As an infectious diseases specialist, part of my role is to consider these forward-thinking questions while also doing everything I can to care for the sick and stop the spread of disease here and now. It’s a both/and proposition: do what I can to help the problem today while also thinking ahead about how to wisely handle what may be around the corner. One thing that does cause me some concern is the general tendency to focus on the unknowns in a way that stokes panic and fear. This is not helpful and can even lead to unreasonable and counterproductive responses. Instead of fretting over potential catastrophes, pay attention to the opportunities that are right in front of you: take care of yourself, take care of others, and do your part to limit the spread of disease.

How should we be thinking about the potential of a worldwide pandemic? 

I would encourage Christians to view potential pandemics through the lenses of preparedness and perspective. Preparedness simply means we will seek to inform ourselves of the situation and to make responsible choices for our own good and for the good of our communities. It means a willingness to listen, take good advice, and act in a way that demonstrates a desire to be a part of the solution. Preparedness happens at an individual or family level, but it also happens at community, state, national, and even global levels. In a way, our own individual preparedness determines how successful large-scale public health measures will be. 

Trusting in God equips us to take the threat seriously without giving into panic or despair. We can grasp the gravity of the situation while knowing that nothing is beyond his reach.

The other lens through which Christians can view potential pandemics is perspective. By that, I mean a biblical perspective based on the understanding that no matter what threat is on the horizon, God is still in control. Trusting in God equips us to take the threat seriously without giving into panic or despair. We can grasp the gravity of the situation while knowing that nothing is beyond his reach. When the world is struck by fear, Christians have a beautiful opportunity to show where true hope comes from. 

Where would you recommend we look for up-to-date information?

I recommend looking to the World Health Organization and the Centers for Disease Control and Prevention.  They are not infallible, but both offer reliable information in a user-friendly format. Bear in mind that information evolves quickly in an ongoing outbreak investigation, so it’s important to stay up to date.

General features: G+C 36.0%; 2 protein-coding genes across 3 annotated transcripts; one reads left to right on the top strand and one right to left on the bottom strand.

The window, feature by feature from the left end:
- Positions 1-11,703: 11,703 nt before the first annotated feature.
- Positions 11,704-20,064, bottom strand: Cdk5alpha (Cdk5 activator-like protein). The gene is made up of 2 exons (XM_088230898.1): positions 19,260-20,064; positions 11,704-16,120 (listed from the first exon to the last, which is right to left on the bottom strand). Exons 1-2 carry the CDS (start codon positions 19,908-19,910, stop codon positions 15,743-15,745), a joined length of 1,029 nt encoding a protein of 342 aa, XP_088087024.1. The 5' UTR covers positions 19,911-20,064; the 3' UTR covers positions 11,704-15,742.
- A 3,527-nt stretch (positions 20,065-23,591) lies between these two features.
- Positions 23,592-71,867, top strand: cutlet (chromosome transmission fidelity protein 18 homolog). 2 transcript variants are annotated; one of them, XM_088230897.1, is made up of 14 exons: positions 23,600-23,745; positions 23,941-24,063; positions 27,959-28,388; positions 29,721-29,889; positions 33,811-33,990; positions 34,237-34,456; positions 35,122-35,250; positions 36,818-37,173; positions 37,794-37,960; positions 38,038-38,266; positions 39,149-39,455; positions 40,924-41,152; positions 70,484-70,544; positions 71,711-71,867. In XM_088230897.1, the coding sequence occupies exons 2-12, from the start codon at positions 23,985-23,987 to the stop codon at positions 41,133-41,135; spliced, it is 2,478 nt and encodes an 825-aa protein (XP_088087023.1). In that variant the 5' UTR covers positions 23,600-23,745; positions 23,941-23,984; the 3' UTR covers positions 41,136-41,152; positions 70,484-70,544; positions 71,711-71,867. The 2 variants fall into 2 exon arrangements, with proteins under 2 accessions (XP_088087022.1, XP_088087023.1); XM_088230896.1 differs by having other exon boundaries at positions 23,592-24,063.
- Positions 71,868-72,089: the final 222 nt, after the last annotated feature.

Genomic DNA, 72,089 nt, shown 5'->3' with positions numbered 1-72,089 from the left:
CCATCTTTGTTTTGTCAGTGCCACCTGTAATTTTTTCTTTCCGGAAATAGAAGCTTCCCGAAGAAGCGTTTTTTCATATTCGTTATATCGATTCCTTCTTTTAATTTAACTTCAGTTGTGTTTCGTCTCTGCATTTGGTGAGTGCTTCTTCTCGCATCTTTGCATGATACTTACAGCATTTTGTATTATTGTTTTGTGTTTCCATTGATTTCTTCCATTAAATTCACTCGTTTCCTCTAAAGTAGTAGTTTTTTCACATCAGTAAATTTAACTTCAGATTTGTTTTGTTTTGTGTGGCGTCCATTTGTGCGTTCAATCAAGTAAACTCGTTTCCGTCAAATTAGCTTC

What should we be doing currently to prepare our families and communities?

The everyday preventative measures that will help you avoid COVID-19 are the basically the same ones that healthcare providers advise every year during flu season:

  • Wash your hands frequently. Soap and water for at least 20 seconds. Alcohol-based hand sanitizers are also effective at killing viruses.  
  • Observe good cough and sneeze etiquette. Cover your mouth and nose in the crook of your elbow or with a tissue that should be immediately thrown away. 
  • Avoid close contact (within about three feet) with people who are sick. 
  • Be aware of your risk of transmitting infection to others. Please stay home if you feel sick. Contact your medical provider to let them know you’re ill, and follow their advice. 
  • If you are not sick, facemasks are not helpful in preventing infection. If anything, masks cause people to touch their nose and mouth even more as they surreptitiously adjust them. On the other hand, if you are sick, a facemask can be useful in preventing the spread of the disease by containing secretions. 
  • Follow the advice of your local healthcare agencies. If they recommend temporarily avoiding public places or large gatherings, do your best to comply. 

Otherwise, the basic tenets of home preparedness involve having supplies on hand in case the situation warrants staying home for a period of time. Assess and ensure adequate stores of food, water, toiletries, and prescription medicines. It is best to do this ahead of time rather than at the last minute. 

At present, unless you have been to an affected area or been in direct contact with someone who has, the risk of infection is still low. As global travel and sustained transmission continue, this risk may increase in the coming weeks. In that event, it will still be important to remember the basic prevention techniques outlined above. Unregulated products promising to prevent and cure COVID-19 will inevitably follow wherever an outbreak occurs—beware of scams and hoaxes playing on people’s fears. 

How do you talk to your children about COVID-19?